Combine this with the what I call the "Barry Switzer" phenomenon. Barry Switzer won a Super Bowl with the Dallas Cowboys. With little exaggeration, you or I or anyone with a basic knowledge of football could have won the Super Bowl as the head coach of the Cowboys that year. He inhereted a team with MULTIPLE hall of famers on offense and defense...in one year, they had 8 (EIGHT) pro bowlers on defense.

This is also what garnered Clinton so much misguided fame as an economic genius. Anyone could have been President during the technology/communications revolution of the early-mid 1990's and had virtually ANY policies and still looked like a hero, the markets and the economy and jobs growth with new products, productivity, etc were just that strong. This is why I always tell some idiot liberal who likes to quote Clinton era policies....if you can guarantee the next cellular/communications/internet revolution will accompany it, most people are all in favor of raising taxes.

In some markets, it's difficult to impossible to be a loser. There were periods during the .com boom that you'd be hard pressed to end up a loser.

The real difficulty is finding traders and people who have been successful in all weather, all conditions. Finding a vendor/stragey/approach for sale that's able to show you decades worth of back history and a tried and true track record for most of the years/months...is a unicorn among vendors.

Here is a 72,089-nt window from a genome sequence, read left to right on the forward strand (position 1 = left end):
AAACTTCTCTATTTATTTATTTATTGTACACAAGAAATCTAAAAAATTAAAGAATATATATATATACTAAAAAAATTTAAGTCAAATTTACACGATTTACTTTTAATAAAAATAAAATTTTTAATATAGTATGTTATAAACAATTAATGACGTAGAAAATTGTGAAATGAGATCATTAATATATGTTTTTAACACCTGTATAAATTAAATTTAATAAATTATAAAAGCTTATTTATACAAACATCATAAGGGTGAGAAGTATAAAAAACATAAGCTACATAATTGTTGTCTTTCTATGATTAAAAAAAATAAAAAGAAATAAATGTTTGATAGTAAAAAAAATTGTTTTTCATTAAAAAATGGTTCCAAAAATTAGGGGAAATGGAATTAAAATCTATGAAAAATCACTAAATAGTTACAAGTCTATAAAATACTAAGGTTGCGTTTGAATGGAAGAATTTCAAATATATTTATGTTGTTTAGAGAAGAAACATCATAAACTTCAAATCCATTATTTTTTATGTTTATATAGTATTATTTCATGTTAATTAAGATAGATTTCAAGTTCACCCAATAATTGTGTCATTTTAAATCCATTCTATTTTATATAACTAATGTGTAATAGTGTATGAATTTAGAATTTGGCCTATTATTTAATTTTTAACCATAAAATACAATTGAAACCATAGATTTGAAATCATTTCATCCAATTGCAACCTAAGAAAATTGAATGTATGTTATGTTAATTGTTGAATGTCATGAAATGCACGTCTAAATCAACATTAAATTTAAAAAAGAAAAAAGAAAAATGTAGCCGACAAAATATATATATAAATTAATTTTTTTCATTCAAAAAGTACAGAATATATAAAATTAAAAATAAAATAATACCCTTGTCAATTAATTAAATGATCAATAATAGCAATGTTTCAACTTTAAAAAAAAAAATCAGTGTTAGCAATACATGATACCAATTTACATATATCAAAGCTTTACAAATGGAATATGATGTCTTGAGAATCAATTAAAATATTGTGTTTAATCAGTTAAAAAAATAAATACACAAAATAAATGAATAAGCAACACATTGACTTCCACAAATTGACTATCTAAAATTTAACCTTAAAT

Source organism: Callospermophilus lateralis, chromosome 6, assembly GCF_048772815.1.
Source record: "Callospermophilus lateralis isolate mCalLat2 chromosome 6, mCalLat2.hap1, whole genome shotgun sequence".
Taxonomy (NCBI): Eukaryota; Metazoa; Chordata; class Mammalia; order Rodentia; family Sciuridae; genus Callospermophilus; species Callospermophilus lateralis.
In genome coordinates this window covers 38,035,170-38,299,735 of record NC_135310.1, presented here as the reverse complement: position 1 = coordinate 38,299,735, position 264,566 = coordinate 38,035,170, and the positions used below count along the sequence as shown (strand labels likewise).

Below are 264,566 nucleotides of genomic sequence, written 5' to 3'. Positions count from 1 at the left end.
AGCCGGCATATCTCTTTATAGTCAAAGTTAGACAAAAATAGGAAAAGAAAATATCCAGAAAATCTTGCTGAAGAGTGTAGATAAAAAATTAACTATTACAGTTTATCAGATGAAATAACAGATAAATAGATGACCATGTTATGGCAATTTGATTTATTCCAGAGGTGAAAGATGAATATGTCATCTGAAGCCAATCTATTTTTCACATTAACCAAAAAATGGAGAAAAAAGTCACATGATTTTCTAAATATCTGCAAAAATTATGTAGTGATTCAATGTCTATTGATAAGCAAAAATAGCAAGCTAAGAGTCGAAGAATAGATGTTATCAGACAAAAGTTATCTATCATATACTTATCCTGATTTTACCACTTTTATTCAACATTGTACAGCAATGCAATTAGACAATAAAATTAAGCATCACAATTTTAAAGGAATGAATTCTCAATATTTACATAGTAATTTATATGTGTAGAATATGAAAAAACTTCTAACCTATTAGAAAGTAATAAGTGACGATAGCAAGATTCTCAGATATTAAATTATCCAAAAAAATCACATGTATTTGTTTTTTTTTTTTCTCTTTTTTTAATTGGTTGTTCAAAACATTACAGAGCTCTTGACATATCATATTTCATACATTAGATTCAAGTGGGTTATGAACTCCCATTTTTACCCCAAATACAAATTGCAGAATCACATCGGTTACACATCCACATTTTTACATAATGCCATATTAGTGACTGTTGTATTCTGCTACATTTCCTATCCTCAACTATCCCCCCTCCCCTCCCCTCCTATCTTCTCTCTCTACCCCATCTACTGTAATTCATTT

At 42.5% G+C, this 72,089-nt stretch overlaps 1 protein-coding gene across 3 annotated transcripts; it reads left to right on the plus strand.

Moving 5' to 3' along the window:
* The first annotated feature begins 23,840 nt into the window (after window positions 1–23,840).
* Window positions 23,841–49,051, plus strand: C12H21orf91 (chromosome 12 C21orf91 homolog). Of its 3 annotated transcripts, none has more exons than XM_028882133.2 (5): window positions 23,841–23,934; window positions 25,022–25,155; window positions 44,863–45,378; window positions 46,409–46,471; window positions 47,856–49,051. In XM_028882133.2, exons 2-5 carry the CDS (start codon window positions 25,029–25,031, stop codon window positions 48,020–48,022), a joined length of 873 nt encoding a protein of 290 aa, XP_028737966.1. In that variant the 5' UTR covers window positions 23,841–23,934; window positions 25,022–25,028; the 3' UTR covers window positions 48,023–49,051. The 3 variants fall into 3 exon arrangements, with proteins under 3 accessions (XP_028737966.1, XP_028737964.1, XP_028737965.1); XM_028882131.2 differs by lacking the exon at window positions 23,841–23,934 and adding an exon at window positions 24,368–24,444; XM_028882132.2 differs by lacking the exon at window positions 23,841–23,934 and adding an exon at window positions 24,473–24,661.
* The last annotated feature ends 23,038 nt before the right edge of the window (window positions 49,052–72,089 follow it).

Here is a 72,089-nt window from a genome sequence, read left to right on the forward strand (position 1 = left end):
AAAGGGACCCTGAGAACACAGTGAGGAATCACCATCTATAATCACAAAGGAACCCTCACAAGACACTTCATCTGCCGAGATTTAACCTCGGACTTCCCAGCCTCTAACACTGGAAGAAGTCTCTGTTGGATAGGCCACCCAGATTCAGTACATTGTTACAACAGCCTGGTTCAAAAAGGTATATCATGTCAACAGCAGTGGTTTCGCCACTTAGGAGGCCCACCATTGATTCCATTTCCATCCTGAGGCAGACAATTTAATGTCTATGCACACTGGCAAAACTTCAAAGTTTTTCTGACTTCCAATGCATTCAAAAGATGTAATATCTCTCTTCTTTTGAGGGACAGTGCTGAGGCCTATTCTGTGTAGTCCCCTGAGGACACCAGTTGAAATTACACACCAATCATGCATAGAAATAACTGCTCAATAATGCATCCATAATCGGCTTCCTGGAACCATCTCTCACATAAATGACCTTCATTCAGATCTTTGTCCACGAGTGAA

"A dumb man never learns. A smart man learns from his own failure and success. But a wise man learns from the failure and success of others."
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  #4 (permalink)
Maharashtra/India
 
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Hi RM99,
Regarding your first post, I agree that the vendors in the 3 category are very, very few. The only reason that I believe they go on to sell systems/courses is because they don't have their emotional/psychological issues handled. However, I repeat that profitable system/course vendors are few and far between.....or should I say very, very, very few and far between.

I think Mark Douglas mentioned in one of his books/videos that he had a client who was extremely good at analyzing charts. However, he kept losing money consistently in spite of his consultation sessions with Mark. Finally Mark told him to stop trading and look for a job as an analyst. That's what he did.

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  #5 (permalink)
desert CA